(b) Artificial cells can be engineered to detect theophylline and in response release IPTG, a chemical signal that induces a response in E. coli.

Part II - Experimental homework

For this week’s experimental homework, you get to test different hypotheses about transcription and translation reactions.

Cell-free transcription

You will design a cell-free transcription reaction where the transcription mix produces fluorescent RNA aptamer called Broccoli, see this work by Filonov et al. The RNA is an aptamer that enhances the fluorescence of a small molecule ligand. Fluorescent RNA aptamers. In the transcription reaction, the Broccoli RNA should fold into a conformation which binds a ligand. The ligand--DFHBI--will fluoresce upon binding to the folded Broccoli. Erkin will set-up your designed experiments for you, following the basic recipe below. He will then measure the aptamer fluorescence increase over time using a 96 well plate to check if the mRNA is successfully expressed in the cell-free system. He will share the data with you and you will interpret the results. The basic recipe of a cell free-transcription reaction is:


Intermediate stock concentration

Working stock concentration

Nuclease free water

Transcription buffer



NTP mix









Homemade T7



RNAse inhibitor






This is a good place for you to generate a hypothesis and for Erkin to test your hypothesis. You can try up to 7 condition (perhaps more if the reagents allow it) plus a positive control. You are encouraged to sample different conditions involving the following antibiotics:


For example, you might want to sample different antibiotics or different concentrations of select few (0.1X, 1X, 10X, etc)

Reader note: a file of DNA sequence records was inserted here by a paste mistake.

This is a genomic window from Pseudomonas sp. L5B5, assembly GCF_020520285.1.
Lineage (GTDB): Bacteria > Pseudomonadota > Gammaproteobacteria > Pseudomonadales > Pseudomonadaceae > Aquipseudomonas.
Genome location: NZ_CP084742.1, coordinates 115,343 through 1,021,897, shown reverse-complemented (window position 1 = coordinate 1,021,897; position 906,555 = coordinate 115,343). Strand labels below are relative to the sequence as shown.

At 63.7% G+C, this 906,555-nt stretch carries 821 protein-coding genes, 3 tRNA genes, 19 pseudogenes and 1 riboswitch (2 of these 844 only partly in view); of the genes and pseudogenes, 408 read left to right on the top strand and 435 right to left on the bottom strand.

In addition, you might want to play around with the working stock concentrations of the basic kit. For example, transcription reaction includes Magnesium and Potassium salts. Would too little (or too much) of those hurt your reaction?  You can also test the effects of different pH (by adding a base or an acids into the reaction) or effects of high energy light exposure (i.e, UV light). You might even ask Erkin to spit into a well. Finally, you can also test temperature effects. The key enzyme in this transcription reaction come from a bacteriophage virus which preys on bacteria that like to reside in our bodies. What would the optimal temperature for this reaction be? How would you test that?

Explain in your webpage the importance of each of the reagents you used to transcribe mRNA using the cell-free system. Think about why including controls in your experiments are important and what your positive control in your experimental design would be. Read about antibiotics in general. What makes a molecule an antibiotic? What are the different modes of action of antibiotics? Interpret the results of your experimental results and compare to your initial hypothesis. What would do differently the next time?

Cell-free transcription and translation

First, Erkin will set up a cell-free protein expression experiment using three different cell-free transcription translation systems as shown below. The template (plasmid) is GFP and its spectrum. Once the reaction is setup, Erkin will incubate the reaction at 30C.